Anna Budnikova, a graduate of HSE University's Master's Programme 'Prototyping Future Cities', has won the Outstanding Science Award at the 2019 Biodesign Challenge Summit for her research with mycokarst, a new self-repairing material made from mushroom spores for urban environments.
The Biodesign Challenge Summit (BDC) is an annual international competition for developments in biotechnology by young professionals in medicine, physics, urban studies and architecture. Anna Budnikova was selected from more than 500 students from 34 universities in the world. The jury evaluated the projects based on the originality of the idea, the presentation of the development, and the impact of the work results on the quality of life of people.
Mycokarst is a new generation of biomaterials based on karst or stone composite and mushroom spores, which are able to repair themselves in extreme conditions. Anna Budnikova used mycokarst to strengthen building materials that are especially prone to destruction.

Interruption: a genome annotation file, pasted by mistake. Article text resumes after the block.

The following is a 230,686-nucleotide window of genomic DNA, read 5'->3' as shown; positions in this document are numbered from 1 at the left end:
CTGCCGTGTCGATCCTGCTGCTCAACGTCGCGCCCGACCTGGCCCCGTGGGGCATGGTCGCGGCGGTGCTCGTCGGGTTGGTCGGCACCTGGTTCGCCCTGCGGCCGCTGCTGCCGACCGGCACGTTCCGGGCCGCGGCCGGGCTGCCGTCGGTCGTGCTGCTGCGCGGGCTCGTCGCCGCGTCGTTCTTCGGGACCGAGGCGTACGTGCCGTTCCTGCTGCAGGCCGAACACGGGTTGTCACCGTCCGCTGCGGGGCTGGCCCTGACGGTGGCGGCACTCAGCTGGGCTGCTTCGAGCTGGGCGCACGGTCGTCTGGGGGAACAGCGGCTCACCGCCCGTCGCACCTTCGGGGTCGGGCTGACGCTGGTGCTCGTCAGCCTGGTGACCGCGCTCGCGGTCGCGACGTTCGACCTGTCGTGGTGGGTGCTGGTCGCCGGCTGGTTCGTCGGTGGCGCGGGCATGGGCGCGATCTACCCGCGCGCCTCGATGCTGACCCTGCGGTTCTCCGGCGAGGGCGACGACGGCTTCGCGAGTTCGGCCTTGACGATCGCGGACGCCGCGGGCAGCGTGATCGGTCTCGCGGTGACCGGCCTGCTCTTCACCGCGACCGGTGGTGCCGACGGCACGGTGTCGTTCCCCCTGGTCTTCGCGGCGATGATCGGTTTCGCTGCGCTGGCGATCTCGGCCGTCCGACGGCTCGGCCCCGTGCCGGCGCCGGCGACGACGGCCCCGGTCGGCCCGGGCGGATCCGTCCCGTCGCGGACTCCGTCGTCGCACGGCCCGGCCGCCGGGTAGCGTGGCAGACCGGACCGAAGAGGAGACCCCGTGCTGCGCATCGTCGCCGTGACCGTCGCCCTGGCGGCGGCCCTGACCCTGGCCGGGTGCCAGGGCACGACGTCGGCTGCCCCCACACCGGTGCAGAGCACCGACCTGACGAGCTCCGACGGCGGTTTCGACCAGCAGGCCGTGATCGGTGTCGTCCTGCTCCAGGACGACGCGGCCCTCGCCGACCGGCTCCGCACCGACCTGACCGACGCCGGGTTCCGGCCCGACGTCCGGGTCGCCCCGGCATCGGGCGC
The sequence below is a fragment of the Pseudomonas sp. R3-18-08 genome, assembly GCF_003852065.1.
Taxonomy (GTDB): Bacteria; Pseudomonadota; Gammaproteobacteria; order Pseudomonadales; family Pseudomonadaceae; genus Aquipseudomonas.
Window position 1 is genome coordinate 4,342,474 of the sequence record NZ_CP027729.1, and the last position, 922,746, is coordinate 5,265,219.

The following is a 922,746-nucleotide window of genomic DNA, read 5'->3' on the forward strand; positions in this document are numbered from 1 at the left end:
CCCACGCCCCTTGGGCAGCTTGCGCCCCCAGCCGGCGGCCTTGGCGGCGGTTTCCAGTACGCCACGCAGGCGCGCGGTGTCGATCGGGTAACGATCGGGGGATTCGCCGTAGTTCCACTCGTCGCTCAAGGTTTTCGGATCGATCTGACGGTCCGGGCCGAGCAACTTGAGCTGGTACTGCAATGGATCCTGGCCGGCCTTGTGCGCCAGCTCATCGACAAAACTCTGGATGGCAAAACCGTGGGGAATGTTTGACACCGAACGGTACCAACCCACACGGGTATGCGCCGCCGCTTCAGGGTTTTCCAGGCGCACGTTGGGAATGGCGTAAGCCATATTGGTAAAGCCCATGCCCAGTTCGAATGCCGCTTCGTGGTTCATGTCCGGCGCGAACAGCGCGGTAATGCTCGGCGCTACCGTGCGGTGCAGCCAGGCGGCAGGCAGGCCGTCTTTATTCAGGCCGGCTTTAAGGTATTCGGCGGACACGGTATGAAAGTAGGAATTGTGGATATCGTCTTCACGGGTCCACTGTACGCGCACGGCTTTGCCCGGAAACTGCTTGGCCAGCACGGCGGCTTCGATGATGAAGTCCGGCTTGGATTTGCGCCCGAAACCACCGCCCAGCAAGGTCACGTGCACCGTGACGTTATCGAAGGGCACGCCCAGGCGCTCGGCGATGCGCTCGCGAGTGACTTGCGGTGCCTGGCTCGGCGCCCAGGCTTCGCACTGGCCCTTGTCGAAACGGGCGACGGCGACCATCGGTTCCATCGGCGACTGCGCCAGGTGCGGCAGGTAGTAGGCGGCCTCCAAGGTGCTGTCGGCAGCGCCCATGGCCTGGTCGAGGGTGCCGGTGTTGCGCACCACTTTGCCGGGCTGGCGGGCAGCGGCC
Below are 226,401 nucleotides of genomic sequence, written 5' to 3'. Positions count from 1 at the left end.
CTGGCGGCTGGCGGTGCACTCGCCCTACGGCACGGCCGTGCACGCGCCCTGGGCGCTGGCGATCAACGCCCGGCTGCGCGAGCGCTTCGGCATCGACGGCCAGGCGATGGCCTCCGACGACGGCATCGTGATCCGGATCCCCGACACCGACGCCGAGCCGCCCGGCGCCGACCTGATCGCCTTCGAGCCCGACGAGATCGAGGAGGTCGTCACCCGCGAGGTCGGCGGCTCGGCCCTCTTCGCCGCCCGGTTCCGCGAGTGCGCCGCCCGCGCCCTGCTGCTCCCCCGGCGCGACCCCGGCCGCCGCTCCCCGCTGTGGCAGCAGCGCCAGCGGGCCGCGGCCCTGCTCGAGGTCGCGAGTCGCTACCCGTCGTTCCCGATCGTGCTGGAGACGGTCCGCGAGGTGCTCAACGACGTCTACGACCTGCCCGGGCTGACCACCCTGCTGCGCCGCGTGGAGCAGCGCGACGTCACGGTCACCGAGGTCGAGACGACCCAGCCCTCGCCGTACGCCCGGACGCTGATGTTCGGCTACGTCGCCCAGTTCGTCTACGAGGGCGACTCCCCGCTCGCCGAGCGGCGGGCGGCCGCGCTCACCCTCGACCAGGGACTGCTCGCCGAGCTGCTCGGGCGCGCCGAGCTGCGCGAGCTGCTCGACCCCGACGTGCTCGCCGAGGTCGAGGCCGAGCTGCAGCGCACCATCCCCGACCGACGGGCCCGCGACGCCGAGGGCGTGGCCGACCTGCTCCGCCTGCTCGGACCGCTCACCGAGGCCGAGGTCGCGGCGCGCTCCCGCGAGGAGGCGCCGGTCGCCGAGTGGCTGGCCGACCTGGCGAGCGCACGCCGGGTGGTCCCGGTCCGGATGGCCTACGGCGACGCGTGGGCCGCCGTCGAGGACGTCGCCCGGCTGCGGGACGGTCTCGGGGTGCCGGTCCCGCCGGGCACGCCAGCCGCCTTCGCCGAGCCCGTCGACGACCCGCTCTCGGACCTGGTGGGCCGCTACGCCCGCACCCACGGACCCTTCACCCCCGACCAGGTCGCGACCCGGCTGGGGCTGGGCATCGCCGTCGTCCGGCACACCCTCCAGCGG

She conducted her study in Kazan, a city located on karst formations. It turned out that with the help of mushroom spores, it is possible to repair deterioration and holes in the karst. When moisture gets into the spores of the fungi, they begin to expand within the cracks of the material, and, upon reacting with its components, produce natural limestone, which is known for its strength. Among the materials produced, karst modules with components of ash, dolomite flour and clay were found to be the most durable, capable of holding their weight and an external load of up to 40 MPa.
The control technology of 'non-programmable' urban phenomena, tested on karst, can also be applied to architectural wall materials.
The Mycokarst study was conducted from February to May 2019 under the guidance of leading Shukhov Lab expert, Elena Mitrofanova, for the annual international university competition, Biodesign Challenge.